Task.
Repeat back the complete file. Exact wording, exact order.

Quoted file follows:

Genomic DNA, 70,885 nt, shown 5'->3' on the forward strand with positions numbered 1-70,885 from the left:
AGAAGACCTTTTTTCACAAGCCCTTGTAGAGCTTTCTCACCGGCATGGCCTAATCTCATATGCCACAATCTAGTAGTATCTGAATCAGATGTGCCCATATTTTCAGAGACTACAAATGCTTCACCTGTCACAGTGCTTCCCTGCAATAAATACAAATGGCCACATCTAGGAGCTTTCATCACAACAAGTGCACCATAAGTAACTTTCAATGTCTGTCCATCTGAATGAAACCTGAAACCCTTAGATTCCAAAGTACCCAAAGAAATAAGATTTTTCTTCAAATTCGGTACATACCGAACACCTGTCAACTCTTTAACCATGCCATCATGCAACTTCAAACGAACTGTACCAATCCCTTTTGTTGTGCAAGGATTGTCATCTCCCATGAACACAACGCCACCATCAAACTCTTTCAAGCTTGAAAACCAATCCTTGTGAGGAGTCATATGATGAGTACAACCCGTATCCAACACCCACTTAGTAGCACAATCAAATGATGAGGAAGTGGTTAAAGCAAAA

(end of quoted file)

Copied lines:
Genomic DNA, 70,885 nt, shown 5'->3' on the forward strand with positions numbered 1-70,885 from the left:
AGAAGACCTTTTTTCACAAGCCCTTGTAGAGCTTTCTCACCGGCATGGCCTAATCTCATATGCCACAATCTAGTAGTATCTGAATCAGATGTGCCCATATTTTCAGAGACTACAAATGCTTCACCTGTCACAGTGCTTCCCTGCAATAAATACAAATGGCCACATCTAGGAGCTTTCATCACAACAAGTGCACCATAAGTAACTTTCAATGTCTGTCCATCTGAATGAAACCTGAAACCCTTAGATTCCAAAGTACCCAAAGAAATAAGATTTTTCTTCAAATTCGGTACATACCGAACACCTGTCAACTCTTTAACCATGCCATCATGCAACTTCAAACGAACTGTACCAATCCCTTTTGTTGTGCAAGGATTGTCATCTCCCATGAACACAACGCCACCATCAAACTCTTTCAAGCTTGAAAACCAATCCTTGTGAGGAGTCATATGATGAGTACAACCCGTATCCAACACCCACTTAGTAGCACAATCAAATGATGAGGAAGTGGTTAAAGCAAAA